Divorce FAQs

Question: I want to file for divorce but I can’t afford the filing fees and costs. What can I do?
Answer: The filing fee for a Complaint for Divorce is $220.00, and the cost of service of process on the Summons is $30.00. Some people find themselves in a situation where they cannot afford the filing fees and feel as though they are stuck without any options. If you are unable to afford the filing fees, you may file an Affidavit of Indigency with the Court along with a Supplemental Form indicating your weekly income and your weekly expenses. You may file these documents along with your Complaint for Divorce with the Court. The Court will review your financial situation and make a determination of whether to waive the fees and costs associated with filing your Complaint, and will notify you by mail of its decision. The Affidavit of Indigency is not something unique to the Probate and Family Court. A pro se litigant (one without a lawyer) may file the Affidavit and Supplemental form in any court if he or she is unable to afford the filing fees.

Question: My spouse and I have been married for a long time. Our kids are grown and have moved out. We have grown apart, and feel as though we should go our separate ways. We are in agreement on how to divide our assets and debts. Do we each have to hire our own attorney and deal with the Court system, or is there an alternative?
Answer: Sometimes couples get along fine, but no longer wish to be married for a variety of reasons, and they are able to agree on how to divide their assets. In these situations, a couple may expedite a divorce proceeding by Filing a Joint Petition for Divorce under M.G.L.c. 208 § 1A. This is used when both spouses want a divorce claiming “irretrievable breakdown of the marriage.” An irretrievable breakdown of the marriage simply means that the couple couldn’t make the marriage work, but that neither party was at fault. When a couple files for divorce using the Joint Petition, a hearing shall be scheduled within 30 days of filing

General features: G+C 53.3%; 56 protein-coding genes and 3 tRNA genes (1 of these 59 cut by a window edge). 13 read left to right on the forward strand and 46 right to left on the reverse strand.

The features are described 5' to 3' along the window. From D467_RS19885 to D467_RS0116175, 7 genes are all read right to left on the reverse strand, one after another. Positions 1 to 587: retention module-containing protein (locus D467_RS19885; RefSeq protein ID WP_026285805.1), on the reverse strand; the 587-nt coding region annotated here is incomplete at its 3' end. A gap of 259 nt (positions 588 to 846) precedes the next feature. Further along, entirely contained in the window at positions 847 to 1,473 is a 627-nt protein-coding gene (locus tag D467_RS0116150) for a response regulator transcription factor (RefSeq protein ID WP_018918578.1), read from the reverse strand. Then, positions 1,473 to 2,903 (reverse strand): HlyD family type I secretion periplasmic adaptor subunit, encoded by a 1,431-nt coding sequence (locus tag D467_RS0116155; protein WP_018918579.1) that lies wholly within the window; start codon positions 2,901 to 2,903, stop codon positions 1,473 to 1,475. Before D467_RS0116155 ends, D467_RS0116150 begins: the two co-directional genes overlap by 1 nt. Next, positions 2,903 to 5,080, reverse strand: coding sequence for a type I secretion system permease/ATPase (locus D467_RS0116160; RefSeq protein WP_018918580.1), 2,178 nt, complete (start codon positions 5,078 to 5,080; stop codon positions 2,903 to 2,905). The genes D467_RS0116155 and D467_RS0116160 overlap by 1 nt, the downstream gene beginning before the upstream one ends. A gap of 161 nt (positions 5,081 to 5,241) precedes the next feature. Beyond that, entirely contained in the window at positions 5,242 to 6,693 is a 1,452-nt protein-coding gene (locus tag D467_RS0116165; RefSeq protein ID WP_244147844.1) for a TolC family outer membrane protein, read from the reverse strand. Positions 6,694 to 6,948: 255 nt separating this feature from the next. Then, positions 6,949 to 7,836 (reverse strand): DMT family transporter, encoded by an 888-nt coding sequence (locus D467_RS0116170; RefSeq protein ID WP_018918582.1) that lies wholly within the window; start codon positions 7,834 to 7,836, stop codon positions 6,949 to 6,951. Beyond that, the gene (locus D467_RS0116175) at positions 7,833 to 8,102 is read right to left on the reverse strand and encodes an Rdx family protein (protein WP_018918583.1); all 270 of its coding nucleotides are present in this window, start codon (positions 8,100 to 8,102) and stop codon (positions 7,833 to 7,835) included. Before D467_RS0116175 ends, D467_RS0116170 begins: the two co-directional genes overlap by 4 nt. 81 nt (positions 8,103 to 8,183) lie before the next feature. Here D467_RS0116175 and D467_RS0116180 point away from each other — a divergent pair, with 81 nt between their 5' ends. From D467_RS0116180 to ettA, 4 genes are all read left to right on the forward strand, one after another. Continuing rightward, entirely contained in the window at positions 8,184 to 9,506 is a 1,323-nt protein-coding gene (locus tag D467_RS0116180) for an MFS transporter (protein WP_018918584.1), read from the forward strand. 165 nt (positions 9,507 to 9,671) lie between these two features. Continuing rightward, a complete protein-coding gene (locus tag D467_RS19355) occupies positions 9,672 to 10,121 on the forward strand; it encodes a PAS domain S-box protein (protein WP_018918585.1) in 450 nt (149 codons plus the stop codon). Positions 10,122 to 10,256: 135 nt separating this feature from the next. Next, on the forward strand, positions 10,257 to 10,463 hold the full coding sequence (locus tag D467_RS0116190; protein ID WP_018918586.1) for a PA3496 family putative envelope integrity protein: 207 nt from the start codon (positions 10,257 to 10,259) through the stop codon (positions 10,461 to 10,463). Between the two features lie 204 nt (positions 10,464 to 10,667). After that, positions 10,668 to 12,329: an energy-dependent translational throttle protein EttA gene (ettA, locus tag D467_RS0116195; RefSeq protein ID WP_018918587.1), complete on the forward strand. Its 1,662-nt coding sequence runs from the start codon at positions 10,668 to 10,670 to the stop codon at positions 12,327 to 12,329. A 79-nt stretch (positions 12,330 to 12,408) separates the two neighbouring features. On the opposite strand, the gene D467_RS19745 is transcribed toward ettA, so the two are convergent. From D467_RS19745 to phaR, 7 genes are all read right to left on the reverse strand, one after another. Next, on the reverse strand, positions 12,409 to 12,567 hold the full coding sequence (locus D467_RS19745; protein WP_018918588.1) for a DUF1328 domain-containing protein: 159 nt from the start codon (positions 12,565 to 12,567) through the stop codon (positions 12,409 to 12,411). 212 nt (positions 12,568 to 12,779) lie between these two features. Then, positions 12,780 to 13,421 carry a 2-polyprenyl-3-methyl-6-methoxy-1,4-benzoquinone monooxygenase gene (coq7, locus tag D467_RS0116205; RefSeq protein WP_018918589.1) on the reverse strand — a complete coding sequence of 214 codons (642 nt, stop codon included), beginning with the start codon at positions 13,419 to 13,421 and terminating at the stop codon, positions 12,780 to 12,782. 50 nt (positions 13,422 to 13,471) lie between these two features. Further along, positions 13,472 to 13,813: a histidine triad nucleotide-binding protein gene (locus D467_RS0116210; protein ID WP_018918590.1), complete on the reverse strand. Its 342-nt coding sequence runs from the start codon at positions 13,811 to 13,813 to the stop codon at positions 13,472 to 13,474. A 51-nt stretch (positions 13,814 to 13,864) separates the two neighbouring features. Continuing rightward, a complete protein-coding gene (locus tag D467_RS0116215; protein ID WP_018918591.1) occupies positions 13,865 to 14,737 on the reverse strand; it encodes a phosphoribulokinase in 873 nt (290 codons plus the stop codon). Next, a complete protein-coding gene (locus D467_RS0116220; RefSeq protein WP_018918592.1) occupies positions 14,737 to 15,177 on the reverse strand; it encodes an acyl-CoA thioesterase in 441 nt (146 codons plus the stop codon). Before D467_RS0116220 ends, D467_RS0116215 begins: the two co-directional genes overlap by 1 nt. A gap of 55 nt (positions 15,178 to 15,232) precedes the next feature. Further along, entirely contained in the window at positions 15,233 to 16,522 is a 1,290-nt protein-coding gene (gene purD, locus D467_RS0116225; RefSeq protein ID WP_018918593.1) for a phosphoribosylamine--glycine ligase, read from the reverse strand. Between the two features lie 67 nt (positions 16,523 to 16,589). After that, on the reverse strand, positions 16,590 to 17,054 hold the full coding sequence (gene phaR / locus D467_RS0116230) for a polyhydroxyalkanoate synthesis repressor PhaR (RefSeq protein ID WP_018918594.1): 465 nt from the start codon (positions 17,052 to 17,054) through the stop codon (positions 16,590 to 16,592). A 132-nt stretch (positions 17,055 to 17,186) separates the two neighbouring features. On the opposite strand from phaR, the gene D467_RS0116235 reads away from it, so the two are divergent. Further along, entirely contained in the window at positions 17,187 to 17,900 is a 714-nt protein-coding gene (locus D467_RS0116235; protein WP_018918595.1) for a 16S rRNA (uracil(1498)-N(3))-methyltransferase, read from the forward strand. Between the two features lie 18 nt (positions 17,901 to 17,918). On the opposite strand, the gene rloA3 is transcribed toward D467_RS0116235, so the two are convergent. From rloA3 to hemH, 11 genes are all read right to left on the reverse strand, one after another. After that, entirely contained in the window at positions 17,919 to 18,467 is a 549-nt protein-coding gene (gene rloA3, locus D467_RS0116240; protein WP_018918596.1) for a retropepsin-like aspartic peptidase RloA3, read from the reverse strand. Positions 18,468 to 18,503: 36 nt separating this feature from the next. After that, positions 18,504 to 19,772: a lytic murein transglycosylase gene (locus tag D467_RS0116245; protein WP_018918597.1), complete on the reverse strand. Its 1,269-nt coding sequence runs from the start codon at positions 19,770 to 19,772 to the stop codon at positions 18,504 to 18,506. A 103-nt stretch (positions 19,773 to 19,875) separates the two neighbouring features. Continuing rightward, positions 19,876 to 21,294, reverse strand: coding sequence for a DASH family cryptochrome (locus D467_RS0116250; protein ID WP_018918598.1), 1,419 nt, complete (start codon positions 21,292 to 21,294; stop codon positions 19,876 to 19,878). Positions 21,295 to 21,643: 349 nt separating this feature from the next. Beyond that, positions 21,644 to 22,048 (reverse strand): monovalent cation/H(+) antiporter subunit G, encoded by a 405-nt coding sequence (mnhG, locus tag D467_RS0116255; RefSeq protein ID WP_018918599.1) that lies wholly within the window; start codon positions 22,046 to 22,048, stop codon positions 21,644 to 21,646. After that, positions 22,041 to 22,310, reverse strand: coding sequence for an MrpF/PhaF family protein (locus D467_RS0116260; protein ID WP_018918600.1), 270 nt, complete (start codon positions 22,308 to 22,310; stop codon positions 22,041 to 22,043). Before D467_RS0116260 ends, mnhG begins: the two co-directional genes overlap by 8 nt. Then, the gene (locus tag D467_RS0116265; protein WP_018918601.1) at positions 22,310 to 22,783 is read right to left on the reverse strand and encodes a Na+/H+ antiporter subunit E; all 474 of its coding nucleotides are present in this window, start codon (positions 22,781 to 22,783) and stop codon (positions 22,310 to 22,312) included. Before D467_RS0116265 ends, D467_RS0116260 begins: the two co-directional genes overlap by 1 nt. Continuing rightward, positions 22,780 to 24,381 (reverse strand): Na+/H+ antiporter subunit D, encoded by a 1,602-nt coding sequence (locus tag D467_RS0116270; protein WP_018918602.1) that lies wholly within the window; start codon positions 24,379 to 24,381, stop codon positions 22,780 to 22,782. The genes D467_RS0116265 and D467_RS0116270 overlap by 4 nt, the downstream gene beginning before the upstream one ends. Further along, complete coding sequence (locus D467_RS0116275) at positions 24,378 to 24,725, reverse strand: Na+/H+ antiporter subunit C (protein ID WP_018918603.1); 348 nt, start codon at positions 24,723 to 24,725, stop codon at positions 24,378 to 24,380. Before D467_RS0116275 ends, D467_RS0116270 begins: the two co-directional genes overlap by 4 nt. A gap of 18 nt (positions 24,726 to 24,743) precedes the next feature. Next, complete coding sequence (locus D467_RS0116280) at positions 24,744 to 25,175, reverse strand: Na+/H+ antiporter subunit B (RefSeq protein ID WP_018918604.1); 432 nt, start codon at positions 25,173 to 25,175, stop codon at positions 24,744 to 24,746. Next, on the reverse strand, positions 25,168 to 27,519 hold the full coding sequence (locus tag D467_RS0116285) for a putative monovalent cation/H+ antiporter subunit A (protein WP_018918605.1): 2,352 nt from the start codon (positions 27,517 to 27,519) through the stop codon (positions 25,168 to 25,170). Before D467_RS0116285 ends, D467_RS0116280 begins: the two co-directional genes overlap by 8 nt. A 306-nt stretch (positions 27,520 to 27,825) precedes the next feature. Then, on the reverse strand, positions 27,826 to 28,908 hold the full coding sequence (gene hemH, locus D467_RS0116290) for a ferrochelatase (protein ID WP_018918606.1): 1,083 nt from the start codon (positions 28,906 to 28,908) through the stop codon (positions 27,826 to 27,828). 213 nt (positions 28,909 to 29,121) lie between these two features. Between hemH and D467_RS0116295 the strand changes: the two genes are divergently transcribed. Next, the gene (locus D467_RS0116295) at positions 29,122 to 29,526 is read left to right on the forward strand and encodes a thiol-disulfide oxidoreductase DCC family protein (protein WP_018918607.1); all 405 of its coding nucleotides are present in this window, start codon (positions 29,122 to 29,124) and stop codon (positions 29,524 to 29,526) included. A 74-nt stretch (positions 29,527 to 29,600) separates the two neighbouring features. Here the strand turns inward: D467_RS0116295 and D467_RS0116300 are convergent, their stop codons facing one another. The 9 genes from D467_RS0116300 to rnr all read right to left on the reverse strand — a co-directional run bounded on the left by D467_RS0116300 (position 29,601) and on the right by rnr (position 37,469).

Question: I am a mother of two young children, ages 4 and 6, and I have been a stay-at-home mom since they were born. My husband has recently moved out and filed for divorce. I want the kids to live with me, and my husband has stated that he would agree to let the kids live with me. I realize that I’ll probably have to take on a part time job to support the kids, but I want to know how much I can get from my husband for child support?
Answer: The Probate and Family Court has child support guidelines in place in order to make a determination of how much weekly support should be ordered on a case by case basis. The child support guidelines take several factors into consideration when calculating support. These factors include: custody and visitation arrangements, since the guidelines do not apply when the parents have shared physical custody; child care expenses (i.e. daycare and babysitters) incurred by the custodial parent; the income of the custodial parent; the income of the non-custodial parent; the ages of the children, since the court acknowledges that costs of raising children increases as the kids get older; and which parent has health insurance and whose insurance the children are on.

Question: I am a Dad who has taken on a non-traditional role in the family, as I have been the primary caretaker of the children, and stayed at home to take care of household chores while my wife worked full time throughout the marriage. I have heard that the courts usually favor placing the children in the mother’s custody, and that fathers usually don’t have a chance at getting physical custody. I am concerned about this. Do I have a chance of getting custody of my kids?
Answer: Yes. Today, the courts are gender neutral when considering physical custody arrangements. The court will usually take into account the past conduct of the parents looking at who was the primary caretaker of the children and the household when making a determination on custody.

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